Broker Check
Self-Directed 401(k) Investors Rewarded in 2021

Self-Directed 401(k) Investors Rewarded in 2021

March 03, 2022
Plan participants in Schwab’s self-directed brokerage accounts (SDBAs) who remained resilient throughout 2021 saw their balances end the year on a strong note. 

According to Charles Schwab’s SDBA Indicators Report, the average account balance across all participant accounts finished 2021 at $352,764, a 6.4% increase year-over-year and a 3.4% increase from the third quarter. 

The fourth quarter 2021 SDBA Indicators Report reflects continued resilience among investors through a historically volatile year, Schwab notes. “November began with fears over new COVID variants, inflation, and Fed asset tapering, but balances ultimately ended the quarter higher as investor concerns subsided and the economy proved stable overall,” the report states. 

Participant holdings remained similar to the fourth quarter of 2020, with a slight decrease in cash holdings and slight increases in equities and ETFs. Most participant assets were held in equities—37% in 2021 versus 35% in 2020. Mutual funds were the second largest holding at 30% versus 31% in 2020, followed by ETFs (21% versus 18% in 2020), cash (11% versus 14% in 2020) and fixed income (1% versus 2% in 2020). 

Allocation Trends

Schwab’s data also reveals specific asset class and sector holdings within each investment category: 

  • Mutual funds: Large-cap funds had the largest allocation at approximately 35.1% of all mutual fund allocations, higher than last year (31.9%). They were followed by taxable bond (18.5%) and international (14.9%) funds. 
  • Equities: The largest equity sector holding was information technology at 31.8%, up slightly from 29.8% last quarter and similar to last year. The top five equity holdings remained the same as last quarter. Apple was the top overall equity holding, comprising 11.9% of the equity allocation of portfolios, followed by Tesla (8.5%), Amazon (4.5%), Microsoft (3.2%) and NVIDIA (2.7%).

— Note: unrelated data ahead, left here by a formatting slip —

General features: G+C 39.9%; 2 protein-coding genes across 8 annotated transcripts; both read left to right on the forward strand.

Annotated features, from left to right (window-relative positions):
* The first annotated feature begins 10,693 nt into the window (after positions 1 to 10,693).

• ETFs: Among ETFs, investors continued to allocate the most dollars to U.S. equity (51.5%), followed by sector ETFs (13.4%), U.S. fixed income (12.8%) and international equity (12.4%). Year over year, investors increased U.S. equity allocations by 2.3 percentage points and decreased fixed income allocations by 2.2 percentage points. 

Other Highlights

  • Advised accounts held higher average account balances compared to nonadvised accounts, at $558,470 versus $304,164. 
  • Gen Xers had the most advised accounts at 48.9%, followed by Baby Boomers (33.7%) and Millennials (14.5%). 
  • Participants who used advisors displayed a more diversified asset allocation mix and had a lower concentration of assets in particular securities.
  • Gen Xers made up approximately 45.2% of SDBA participants, followed by Baby Boomers (30.7%) and Millennials (18.5%). 
  • Baby Boomers had the highest SDBA balances at an average of $548,658, followed by Gen Xers at $315,574 and Millennials at $106,408. 
  • Quarterly trading volumes were slightly lower than one year ago, down to 13.3 trades from 13.9, and similar to last quarter (13.1). 
  • On average, participants held 12.5 positions in their SDBAs at the end of 2021, consistent with the third quarter of 2021 and higher than the fourth quarter of 2020 (11.4). 
  • Millennials and Gen Xers had higher percentage of mobile trades at 37% and 29.5%, with Baby Boomers at 23%.

The findings are based on data collected quarterly from approximately 178,000 retirement plan participants who currently have balances between $5,000 and $10 million in their Schwab Personal Choice Retirement Accounts.

_______________________________________________________

About the Author:

Ted Godbout is a strategic communications and government relations professional, with extensive experience working on employee benefit, federal tax, financial services, health care and retirement security issues. See linkedin.com/in/ted-godbout-26802949

Republished from The National Association of Plan Advisors (www.napa-net.org) on 3/2/22. The Pacific Financial Group periodically welcomes guest contributions. The views presented here do not necessarily represent those of The Pacific Financial Group.

 

Disclosure: The information presented is provided by TPFG and is believed to be accurate but has not been independently verified. TPFG makes no warranties as to the accuracy of the information or any representations made or implied. The information provided to include any articles cited/linked to are the express opinion of the third-party author. There are no affiliations between TPFG and any third-party links or authors. All information may be changed without notice. The information should not be construed or interpreted as an offer or solicitation to purchase or sell a financial instrument or service, and should not be relied on or deemed the provision of tax, legal, accounting or investment advice.